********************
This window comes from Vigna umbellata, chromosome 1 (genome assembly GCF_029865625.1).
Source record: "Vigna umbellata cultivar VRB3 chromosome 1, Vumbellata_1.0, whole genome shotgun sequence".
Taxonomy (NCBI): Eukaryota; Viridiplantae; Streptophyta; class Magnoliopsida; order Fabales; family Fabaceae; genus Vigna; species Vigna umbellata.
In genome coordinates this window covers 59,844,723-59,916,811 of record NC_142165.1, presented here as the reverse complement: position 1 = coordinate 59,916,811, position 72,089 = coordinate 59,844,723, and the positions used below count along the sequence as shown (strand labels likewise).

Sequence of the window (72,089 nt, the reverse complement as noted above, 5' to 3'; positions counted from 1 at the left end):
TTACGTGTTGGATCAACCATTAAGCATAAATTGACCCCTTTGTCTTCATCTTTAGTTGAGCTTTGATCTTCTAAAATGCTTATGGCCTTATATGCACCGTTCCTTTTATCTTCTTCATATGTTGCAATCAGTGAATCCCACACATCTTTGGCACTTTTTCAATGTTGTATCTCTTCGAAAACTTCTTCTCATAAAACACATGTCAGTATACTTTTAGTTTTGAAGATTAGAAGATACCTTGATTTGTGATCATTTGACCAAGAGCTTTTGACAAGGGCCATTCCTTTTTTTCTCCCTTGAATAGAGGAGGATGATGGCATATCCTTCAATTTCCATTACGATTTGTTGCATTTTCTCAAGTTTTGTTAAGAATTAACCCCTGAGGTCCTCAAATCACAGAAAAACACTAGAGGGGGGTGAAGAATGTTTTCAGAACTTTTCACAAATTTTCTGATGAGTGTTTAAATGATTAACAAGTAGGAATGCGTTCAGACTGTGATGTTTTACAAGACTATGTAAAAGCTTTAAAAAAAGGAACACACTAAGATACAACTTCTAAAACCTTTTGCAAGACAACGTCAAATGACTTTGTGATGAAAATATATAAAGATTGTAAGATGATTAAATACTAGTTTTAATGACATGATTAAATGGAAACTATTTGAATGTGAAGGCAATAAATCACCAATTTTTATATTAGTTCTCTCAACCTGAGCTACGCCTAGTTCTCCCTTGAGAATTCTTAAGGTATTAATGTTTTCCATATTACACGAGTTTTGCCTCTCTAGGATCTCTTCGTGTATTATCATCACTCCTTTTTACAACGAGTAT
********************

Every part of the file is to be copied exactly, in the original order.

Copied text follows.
This window comes from Vigna umbellata, chromosome 1 (genome assembly GCF_029865625.1).
Source record: "Vigna umbellata cultivar VRB3 chromosome 1, Vumbellata_1.0, whole genome shotgun sequence".
Taxonomy (NCBI): Eukaryota; Viridiplantae; Streptophyta; class Magnoliopsida; order Fabales; family Fabaceae; genus Vigna; species Vigna umbellata.
In genome coordinates this window covers 59,844,723-59,916,811 of record NC_142165.1, presented here as the reverse complement: position 1 = coordinate 59,916,811, position 72,089 = coordinate 59,844,723, and the positions used below count along the sequence as shown (strand labels likewise).

Sequence of the window (72,089 nt, the reverse complement as noted above, 5' to 3'; positions counted from 1 at the left end):
TTACGTGTTGGATCAACCATTAAGCATAAATTGACCCCTTTGTCTTCATCTTTAGTTGAGCTTTGATCTTCTAAAATGCTTATGGCCTTATATGCACCGTTCCTTTTATCTTCTTCATATGTTGCAATCAGTGAATCCCACACATCTTTGGCACTTTTTCAATGTTGTATCTCTTCGAAAACTTCTTCTCATAAAACACATGTCAGTATACTTTTAGTTTTGAAGATTAGAAGATACCTTGATTTGTGATCATTTGACCAAGAGCTTTTGACAAGGGCCATTCCTTTTTTTCTCCCTTGAATAGAGGAGGATGATGGCATATCCTTCAATTTCCATTACGATTTGTTGCATTTTCTCAAGTTTTGTTAAGAATTAACCCCTGAGGTCCTCAAATCACAGAAAAACACTAGAGGGGGGTGAAGAATGTTTTCAGAACTTTTCACAAATTTTCTGATGAGTGTTTAAATGATTAACAAGTAGGAATGCGTTCAGACTGTGATGTTTTACAAGACTATGTAAAAGCTTTAAAAAAAGGAACACACTAAGATACAACTTCTAAAACCTTTTGCAAGACAACGTCAAATGACTTTGTGATGAAAATATATAAAGATTGTAAGATGATTAAATACTAGTTTTAATGACATGATTAAATGGAAACTATTTGAATGTGAAGGCAATAAATCACCAATTTTTATATTAGTTCTCTCAACCTGAGCTACGCCTAGTTCTCCCTTGAGAATTCTTAAGGTATTAATGTTTTCCATATTACACGAGTTTTGCCTCTCTAGGATCTCTTCGTGTATTATCATCACTCCTTTTTACAACGAGTAT